Trihalogen Derivatives

Trihalogen Derivatives

When three hydrogen atoms of alkane is replaced by three halogen atoms, then the compound obtained is called as trihalogen derivative of alkanes. Their general formula is CnH2n-1X3.

The most important trihalogen derivatives are those of methane, and they are usually known by their trivial names: chloroform, CHCl3, Bromoform, CHBr3 and iodoform, CHI3.

Chloroform may be prepared in the laboratory or industrially by heating ethanol or acetone with bleaching powder, or with chlorine and alkali (yield about 40 per cent). The reaction is extremely complicated, and the mechanism is obscure.

The equations usually given for the action of bleaching powder on ethanol are: (i) oxidation of ethanol to acetaldehyde; (ii) chlorination of acetaldehyde to trichloroacetaldehyde; (iii) decomposition of trichloroacetaldehyde (choral) by free calcium hydroxide (present in the bleaching powder) into chloroform and formic acid:

(i)                CH3CH2OH   +Cl2    →    CH3CHO   +   2HCl
(ii)              CH3CHO   +   3Cl2    →    CCl3CHO   +   3HCl
(iii)            2CCl3CHO   +   Ca(OH)2   →    2CHCl3   +   (HCO2)2Ca

When acetone is used, the first product given is trichloroacetone, which is then decomposed by the calcium hydroxide into chloroform and acetic acid:

(i)                CH3COCH3   +   3Cl2   →   CCl3COCH3   +   3HCl
(ii)              2CCl3COCH3   +   Ca(OH)2    →   2CHCl3   +   (CH3CO2)2Ca

Chloroform is also prepared industrially by the chlorination of methane. Chloroform is a sickly, sweet-smelling, colorless liquid, b.p.61oC. it is sparingly soluble in water but readily soluble in ethanol and ether. It does not burn in air under usual conditions, but its vapour may be ignited, when it burns with a green-edged flame. According to Hine, chloroform undergoes alkaline hydrolysis to produce the formate ion and carbon monoxide by what Hine calls the alpha-elimination mechanism: this involves the removal of hydrogen and chloride ions from the same carbon atom.

The mechanism proposed is as follows, involving the intermediate formation of dichloromethylene:
The removal of a proton is facilitated by the –I effect of the chlorine atoms. However, this cannot be the complete story since, although fluorine has a much stronger –I effect than chlorine, CHCIF2 behaves differently. Hine et al. (1954-57) have shown that CHCl3, CHBr3, CHBr2F etc., readily undergo deuterium exchange in alkaline solution:
CHCIF2 was found to react more slowly. To account for this, it has been suggested that the CCl3- ion is stabilized by resonance. Cl can expand its shell to a decet because it has d-orbitals, but F has no d-orbitals and so this expansion cannot take place:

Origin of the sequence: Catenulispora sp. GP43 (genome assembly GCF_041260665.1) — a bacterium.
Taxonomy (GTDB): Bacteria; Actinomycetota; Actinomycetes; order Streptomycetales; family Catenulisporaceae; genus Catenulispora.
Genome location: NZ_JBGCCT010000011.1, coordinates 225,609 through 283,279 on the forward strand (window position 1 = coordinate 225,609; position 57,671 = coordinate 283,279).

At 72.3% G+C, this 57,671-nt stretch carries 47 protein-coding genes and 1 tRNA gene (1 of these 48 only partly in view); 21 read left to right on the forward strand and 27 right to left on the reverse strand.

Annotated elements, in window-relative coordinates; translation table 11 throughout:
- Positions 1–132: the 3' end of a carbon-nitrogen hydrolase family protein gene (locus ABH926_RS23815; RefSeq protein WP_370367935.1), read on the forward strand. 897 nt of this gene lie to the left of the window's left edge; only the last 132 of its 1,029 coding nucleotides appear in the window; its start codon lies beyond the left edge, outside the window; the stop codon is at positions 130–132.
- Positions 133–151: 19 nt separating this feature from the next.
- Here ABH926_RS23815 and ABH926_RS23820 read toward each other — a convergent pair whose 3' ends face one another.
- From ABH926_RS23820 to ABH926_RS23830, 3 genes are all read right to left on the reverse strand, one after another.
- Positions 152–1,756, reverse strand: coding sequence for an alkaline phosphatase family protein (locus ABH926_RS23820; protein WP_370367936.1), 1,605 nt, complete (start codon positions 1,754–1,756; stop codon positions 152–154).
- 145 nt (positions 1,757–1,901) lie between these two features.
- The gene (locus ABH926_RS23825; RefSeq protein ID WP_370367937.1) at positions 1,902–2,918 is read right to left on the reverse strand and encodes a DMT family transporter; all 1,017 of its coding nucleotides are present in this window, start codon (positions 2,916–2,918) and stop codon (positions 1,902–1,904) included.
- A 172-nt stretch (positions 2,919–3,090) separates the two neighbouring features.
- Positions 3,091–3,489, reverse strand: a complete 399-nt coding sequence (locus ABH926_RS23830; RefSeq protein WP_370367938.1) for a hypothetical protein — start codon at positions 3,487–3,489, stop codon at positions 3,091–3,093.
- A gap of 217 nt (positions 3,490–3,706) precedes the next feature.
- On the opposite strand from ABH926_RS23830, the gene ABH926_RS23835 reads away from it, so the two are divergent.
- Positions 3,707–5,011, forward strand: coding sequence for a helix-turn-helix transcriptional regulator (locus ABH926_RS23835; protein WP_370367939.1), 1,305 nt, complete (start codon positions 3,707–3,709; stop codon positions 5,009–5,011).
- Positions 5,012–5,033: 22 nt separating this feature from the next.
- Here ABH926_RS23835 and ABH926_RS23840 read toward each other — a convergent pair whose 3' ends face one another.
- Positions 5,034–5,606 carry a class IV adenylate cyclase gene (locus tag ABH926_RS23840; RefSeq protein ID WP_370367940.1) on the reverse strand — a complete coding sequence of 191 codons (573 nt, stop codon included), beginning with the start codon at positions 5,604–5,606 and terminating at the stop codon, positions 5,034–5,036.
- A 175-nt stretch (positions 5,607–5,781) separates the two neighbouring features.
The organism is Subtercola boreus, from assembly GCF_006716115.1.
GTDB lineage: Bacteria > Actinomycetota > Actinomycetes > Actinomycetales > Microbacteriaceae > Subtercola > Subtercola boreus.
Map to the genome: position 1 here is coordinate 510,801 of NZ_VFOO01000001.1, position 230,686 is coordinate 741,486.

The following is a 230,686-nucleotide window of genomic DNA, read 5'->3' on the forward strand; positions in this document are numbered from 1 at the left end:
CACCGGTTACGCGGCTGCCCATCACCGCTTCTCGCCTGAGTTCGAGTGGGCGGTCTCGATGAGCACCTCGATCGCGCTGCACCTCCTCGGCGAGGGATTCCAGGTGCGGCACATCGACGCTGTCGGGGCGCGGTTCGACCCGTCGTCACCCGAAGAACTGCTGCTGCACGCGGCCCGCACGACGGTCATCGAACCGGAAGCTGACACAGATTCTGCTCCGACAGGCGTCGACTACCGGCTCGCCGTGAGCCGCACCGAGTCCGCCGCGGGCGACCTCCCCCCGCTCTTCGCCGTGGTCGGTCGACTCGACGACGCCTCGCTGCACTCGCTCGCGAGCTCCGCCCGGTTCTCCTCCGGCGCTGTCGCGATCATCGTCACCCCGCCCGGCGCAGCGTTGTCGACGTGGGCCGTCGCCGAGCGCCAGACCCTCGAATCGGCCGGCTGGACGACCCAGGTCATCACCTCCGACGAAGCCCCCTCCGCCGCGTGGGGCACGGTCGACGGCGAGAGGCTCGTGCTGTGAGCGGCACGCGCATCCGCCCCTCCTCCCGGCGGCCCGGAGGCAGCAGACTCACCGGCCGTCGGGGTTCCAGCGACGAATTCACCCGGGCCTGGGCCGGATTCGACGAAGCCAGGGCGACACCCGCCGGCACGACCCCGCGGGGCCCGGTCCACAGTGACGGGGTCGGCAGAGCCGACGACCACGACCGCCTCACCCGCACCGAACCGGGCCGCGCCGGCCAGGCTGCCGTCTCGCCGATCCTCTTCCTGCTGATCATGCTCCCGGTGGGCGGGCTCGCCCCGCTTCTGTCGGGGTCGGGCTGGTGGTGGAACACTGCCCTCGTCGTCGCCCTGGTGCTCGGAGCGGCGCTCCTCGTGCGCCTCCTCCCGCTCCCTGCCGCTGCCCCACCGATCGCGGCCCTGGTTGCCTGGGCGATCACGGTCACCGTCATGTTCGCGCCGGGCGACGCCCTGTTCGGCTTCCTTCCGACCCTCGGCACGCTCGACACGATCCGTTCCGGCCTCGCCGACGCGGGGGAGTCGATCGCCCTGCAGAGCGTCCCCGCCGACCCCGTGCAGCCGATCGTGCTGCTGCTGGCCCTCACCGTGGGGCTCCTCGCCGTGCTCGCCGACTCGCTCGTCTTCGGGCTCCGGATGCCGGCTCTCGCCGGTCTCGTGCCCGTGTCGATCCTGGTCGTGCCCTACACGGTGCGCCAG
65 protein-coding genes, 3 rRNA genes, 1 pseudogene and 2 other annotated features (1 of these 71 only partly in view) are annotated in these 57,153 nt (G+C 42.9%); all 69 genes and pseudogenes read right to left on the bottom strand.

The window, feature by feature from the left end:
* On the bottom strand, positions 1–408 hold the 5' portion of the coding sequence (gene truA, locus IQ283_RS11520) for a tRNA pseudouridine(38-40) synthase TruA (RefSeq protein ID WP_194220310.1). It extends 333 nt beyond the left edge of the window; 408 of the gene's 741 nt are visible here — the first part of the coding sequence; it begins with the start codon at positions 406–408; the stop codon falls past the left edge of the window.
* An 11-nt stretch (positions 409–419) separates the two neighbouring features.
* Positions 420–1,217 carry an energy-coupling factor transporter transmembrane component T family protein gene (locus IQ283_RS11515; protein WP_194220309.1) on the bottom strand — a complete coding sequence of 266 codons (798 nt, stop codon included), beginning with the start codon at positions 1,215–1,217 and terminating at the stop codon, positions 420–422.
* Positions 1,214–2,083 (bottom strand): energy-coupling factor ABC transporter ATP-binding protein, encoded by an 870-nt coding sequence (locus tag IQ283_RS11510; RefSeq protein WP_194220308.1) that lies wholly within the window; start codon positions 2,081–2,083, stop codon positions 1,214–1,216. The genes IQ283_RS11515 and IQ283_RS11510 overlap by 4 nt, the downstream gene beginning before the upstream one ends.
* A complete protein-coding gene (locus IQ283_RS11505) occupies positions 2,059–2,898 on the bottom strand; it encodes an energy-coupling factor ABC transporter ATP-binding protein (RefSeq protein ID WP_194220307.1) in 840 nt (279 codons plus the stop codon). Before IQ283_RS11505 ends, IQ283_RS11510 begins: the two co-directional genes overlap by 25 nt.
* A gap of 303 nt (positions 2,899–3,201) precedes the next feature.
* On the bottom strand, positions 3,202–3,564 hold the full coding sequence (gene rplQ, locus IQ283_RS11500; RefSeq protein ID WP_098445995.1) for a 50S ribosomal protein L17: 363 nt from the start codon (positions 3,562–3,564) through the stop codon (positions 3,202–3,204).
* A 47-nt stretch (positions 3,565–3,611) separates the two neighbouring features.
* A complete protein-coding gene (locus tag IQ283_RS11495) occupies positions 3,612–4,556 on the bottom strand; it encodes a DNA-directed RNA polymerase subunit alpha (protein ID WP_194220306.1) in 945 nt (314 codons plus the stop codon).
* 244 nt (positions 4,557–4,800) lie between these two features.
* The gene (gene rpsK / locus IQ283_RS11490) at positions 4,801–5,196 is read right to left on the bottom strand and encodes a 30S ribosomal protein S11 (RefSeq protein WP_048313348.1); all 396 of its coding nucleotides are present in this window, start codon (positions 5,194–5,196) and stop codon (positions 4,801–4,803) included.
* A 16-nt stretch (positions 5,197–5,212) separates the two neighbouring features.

This type of resonance, which requires expansion of an octet, is known as d orbital resonance. When chloroform is treated with zinc and hydrogen chloride in ethanolic solution, methylene dichloride (q.v.) is obtained; when treated with zinc and water, methane is obtained:
When chloroform is warmed with silver powder, acetylene is obtained:

2CHCl3   +   6Ag    →   C2H2   +   6AgCl

When treated with concentrated nitric acid, chloroform forms chloropicrin:

CHCl3   +   HNO3   →    CCl3NO2   +   H2O

Chloropicrin or nitrochloroform (liquid, b.p. 112oC) is used as an insecticide, and has been used as a war-gas. Chloroform adds onto the carbonyl group of ketones in the presence of potassium hydroxide, e.g., with acetone it forms chloretone (colorless needless, m.p.97oC), which is used as a drug. The mechanism is possibly:
Chloroform has been used in surgery as an anesthetic, and for this purpose it has to be pure. In the presence of air and light, chloroform slowly forms carbonyl chloride, which is extremely poisonous:
Chlorine, water and carbon dioxide are also produced. Anesthetic chloroform was therefore kept in well-Stoppard dark-brown bottles. Ethanol was also added but its function is not quite clear. According to some authors, it retards the decomposition of the chloroform. This is supported by the fact that infra-red measurements of such mixtures show that absence of the carbonyl frequency.

A delicate test for chloroform is the ‘isocyanide test’. This is carried out by heating chloroform with ethanolic potassium hydroxide and aniline, whereby phenyl isocyanide is formed, and is readily detected by its nauseating odor.

CHCl3   +   3KOH   +   C6H5NH2   →    C6H5NC   +   3KCl   +   3H2O

Chloroform is widely used in industry as a solvent for fats, waxes, resins, rubber, etc.